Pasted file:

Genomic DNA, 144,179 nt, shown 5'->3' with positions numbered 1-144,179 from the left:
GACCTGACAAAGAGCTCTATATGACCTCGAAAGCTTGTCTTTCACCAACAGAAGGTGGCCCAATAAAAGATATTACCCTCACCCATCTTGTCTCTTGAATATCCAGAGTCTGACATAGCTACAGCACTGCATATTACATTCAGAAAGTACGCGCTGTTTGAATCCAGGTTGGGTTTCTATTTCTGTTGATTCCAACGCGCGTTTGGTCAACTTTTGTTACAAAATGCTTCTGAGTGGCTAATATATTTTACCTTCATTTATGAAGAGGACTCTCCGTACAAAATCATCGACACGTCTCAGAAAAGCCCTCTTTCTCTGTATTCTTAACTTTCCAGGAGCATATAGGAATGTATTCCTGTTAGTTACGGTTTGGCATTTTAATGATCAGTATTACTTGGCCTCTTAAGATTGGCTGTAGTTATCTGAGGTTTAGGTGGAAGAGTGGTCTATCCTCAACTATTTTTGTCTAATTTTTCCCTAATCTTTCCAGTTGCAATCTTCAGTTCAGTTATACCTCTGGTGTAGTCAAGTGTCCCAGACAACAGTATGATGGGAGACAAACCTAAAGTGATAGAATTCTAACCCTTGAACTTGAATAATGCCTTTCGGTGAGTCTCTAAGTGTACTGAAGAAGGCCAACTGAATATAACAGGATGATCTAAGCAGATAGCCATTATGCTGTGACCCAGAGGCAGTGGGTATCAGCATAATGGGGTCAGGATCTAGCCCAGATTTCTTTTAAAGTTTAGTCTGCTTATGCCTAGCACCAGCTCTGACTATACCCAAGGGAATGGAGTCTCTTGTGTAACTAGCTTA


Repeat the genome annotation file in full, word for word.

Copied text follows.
Genomic DNA, 144,179 nt, shown 5'->3' with positions numbered 1-144,179 from the left:
GACCTGACAAAGAGCTCTATATGACCTCGAAAGCTTGTCTTTCACCAACAGAAGGTGGCCCAATAAAAGATATTACCCTCACCCATCTTGTCTCTTGAATATCCAGAGTCTGACATAGCTACAGCACTGCATATTACATTCAGAAAGTACGCGCTGTTTGAATCCAGGTTGGGTTTCTATTTCTGTTGATTCCAACGCGCGTTTGGTCAACTTTTGTTACAAAATGCTTCTGAGTGGCTAATATATTTTACCTTCATTTATGAAGAGGACTCTCCGTACAAAATCATCGACACGTCTCAGAAAAGCCCTCTTTCTCTGTATTCTTAACTTTCCAGGAGCATATAGGAATGTATTCCTGTTAGTTACGGTTTGGCATTTTAATGATCAGTATTACTTGGCCTCTTAAGATTGGCTGTAGTTATCTGAGGTTTAGGTGGAAGAGTGGTCTATCCTCAACTATTTTTGTCTAATTTTTCCCTAATCTTTCCAGTTGCAATCTTCAGTTCAGTTATACCTCTGGTGTAGTCAAGTGTCCCAGACAACAGTATGATGGGAGACAAACCTAAAGTGATAGAATTCTAACCCTTGAACTTGAATAATGCCTTTCGGTGAGTCTCTAAGTGTACTGAAGAAGGCCAACTGAATATAACAGGATGATCTAAGCAGATAGCCATTATGCTGTGACCCAGAGGCAGTGGGTATCAGCATAATGGGGTCAGGATCTAGCCCAGATTTCTTTTAAAGTTTAGTCTGCTTATGCCTAGCACCAGCTCTGACTATACCCAAGGGAATGGAGTCTCTTGTGTAACTAGCTTA